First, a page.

By Dr. Zeeshan Hakim, General Surgery
Foot ulcers in Diabetic patients are associated with peripheral arterial disease of the lower limb and neuropathy. This condition is more prevalent in older patients. About 5% of the diabetic patients have foot ulceration and 15% of the patients are at the lifetime risk of developing this condition.
It is common that the majority of the foot ulcerations heal in diabetic patients. There are only 5-24% chances that the patient suffering from foot ulceration will require to amputate the limb after 6-18 months of evaluation. The risk of limb amputation due to unhealed foot ulceration increases with the increasing duration of diabetes and increasing age.
Causes of Foot Ulcers-
It is common for a patient with diabetic neuropathy to develop foot ulcers. The reason is nerve damage in diabetic condition. This damage affects the sensory, motor, and autonomic fibers. Sensory neuropathy causes the inability to feel pain, heat, and pressure. Motor neuropathy results in weakened muscle, paresis, and atrophy. Autonomic fibers dysfunction leads to decreased sweating, that leads the skin prone to microbial infection, and vasodilation.
Another reason for foot ulcers in diabetic patients is Peripheral Arterial Disease. This disease is more common in diabetic patients that start at an earlier age. Patients with Peripheral Diabetic Neuropathy lose the sensation in feet that lead to repetitive injuries from internal and external factors that may lead to foot ulceration. Moreover, if the ulcer progresses further due to infections, it may lead to foot amputation.
Identification of Foot Ulceration in a Diabetic Patient-
- The physical assessment is done by identifying the skin condition of the diabetic patient and the condition of neurological, vascular, and musculoskeletal systems.
- Skin examination includes visual examination of legs and feet, particularly the plantar, dorsal, posterior, lateral, and medial surfaces. Moreover, the skin is examined by peeling off some surface and fissuring through the needle.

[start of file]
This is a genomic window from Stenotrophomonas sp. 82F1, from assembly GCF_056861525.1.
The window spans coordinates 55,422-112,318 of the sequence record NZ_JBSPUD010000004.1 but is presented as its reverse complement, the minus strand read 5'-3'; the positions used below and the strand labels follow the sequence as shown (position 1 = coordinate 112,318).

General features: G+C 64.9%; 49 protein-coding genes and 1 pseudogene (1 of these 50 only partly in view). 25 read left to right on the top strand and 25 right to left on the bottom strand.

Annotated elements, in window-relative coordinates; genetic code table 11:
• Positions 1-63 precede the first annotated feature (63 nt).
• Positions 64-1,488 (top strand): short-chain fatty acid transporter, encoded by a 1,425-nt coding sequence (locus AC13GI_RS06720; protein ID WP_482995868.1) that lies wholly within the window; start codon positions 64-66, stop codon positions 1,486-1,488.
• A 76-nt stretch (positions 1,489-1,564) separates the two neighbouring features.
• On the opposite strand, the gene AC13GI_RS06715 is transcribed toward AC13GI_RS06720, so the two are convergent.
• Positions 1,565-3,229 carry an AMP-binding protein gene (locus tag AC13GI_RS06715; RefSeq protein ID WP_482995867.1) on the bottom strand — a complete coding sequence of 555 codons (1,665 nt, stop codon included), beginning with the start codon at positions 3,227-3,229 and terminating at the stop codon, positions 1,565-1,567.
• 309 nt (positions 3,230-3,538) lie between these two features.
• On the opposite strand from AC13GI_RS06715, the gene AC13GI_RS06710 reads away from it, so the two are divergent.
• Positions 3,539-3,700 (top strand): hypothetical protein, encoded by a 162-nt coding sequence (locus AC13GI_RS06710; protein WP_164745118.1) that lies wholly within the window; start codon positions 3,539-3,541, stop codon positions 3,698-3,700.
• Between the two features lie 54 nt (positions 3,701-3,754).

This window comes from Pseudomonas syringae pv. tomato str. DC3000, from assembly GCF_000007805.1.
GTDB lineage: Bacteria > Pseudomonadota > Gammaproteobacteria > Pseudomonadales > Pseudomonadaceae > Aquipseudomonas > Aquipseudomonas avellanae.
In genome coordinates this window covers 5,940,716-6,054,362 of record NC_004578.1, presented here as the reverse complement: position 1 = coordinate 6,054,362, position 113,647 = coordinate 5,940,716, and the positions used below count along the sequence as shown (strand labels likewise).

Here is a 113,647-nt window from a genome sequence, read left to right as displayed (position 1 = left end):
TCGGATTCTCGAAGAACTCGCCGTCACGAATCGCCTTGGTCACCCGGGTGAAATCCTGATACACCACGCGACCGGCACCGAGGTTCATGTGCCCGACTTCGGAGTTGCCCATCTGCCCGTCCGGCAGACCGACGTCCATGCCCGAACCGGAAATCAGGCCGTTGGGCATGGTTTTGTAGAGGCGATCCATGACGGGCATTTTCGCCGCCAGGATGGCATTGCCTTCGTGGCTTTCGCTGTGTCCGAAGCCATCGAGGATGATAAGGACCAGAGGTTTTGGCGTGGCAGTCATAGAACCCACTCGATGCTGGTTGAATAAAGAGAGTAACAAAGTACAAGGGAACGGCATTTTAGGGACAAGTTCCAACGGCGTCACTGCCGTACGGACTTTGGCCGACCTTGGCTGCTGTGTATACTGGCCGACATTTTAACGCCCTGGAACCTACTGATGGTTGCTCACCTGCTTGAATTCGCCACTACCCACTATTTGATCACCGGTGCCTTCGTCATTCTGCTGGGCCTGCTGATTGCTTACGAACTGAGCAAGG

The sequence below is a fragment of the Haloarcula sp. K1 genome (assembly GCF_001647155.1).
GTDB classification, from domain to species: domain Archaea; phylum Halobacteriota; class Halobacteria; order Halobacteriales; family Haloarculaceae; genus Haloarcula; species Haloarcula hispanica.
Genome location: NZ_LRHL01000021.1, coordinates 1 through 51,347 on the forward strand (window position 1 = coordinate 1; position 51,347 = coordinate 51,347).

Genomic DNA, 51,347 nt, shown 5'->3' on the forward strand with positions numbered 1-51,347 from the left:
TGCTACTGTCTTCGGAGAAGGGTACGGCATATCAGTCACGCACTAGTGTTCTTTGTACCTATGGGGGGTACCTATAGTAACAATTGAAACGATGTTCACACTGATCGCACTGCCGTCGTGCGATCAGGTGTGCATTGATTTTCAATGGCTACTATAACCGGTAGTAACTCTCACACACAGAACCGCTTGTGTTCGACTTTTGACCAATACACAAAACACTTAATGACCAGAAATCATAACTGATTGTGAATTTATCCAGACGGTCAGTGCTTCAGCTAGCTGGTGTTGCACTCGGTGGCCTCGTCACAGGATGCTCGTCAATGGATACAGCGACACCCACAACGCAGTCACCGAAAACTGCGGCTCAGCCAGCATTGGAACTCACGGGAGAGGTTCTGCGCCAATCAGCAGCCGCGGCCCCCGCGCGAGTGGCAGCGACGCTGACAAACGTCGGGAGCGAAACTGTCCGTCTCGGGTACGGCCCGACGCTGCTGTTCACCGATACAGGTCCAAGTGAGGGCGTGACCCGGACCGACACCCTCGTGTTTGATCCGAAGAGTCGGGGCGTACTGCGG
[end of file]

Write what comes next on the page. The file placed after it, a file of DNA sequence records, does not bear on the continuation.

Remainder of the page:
- Other examinations include assessment of pulses palpitations in the various areas of legs and feet.
The doctor should also record the temperature of the foot with the help of infrared thermometer held on the various areas of the foot. Increase in temperature from the metatarsal head to the distal toes is associated with sudomotor dysfunction as well as higher risk of foot ulceration.
Treatment of Foot Ulcerations in Diabetic Patients
The process of treatment of foot ulceration in a diabetic patient often include:
- Debridement of the wound
- Making the wound infection free
- Revascularization procedures
- Off-leading of the ulcers
The first step is the most important step in any form of wound, and not only in the process of treating foot ulcers. This step includes the removal of debris and necrotic tissues.
Various methods through which this can be achieved include surgical debridement, biological debridement, enzymatic debridement, and autolytic debridement. These methods also include the processes of making the wound infection free as well as revascularization.
Off-leading is as equally important as debridement of the ulcers. Studies have shown that elevated plantar pressure significantly increases the chances of development of plantar ulcers in the patients. Various methods of off-loading include Non-removable Total-Contact Cast (TCC), Removable Cast Walkers (RCW), and Instant Total-Contact Cast (ITCC).
There are many treatments and management for foot ulcers in diabetic patients. However, it is always advisable to consult a doctor or physician before opting for any treatment option. Changing lifestyle and personal hygiene will also help a diabetic person to lower the risk of foot ulcers.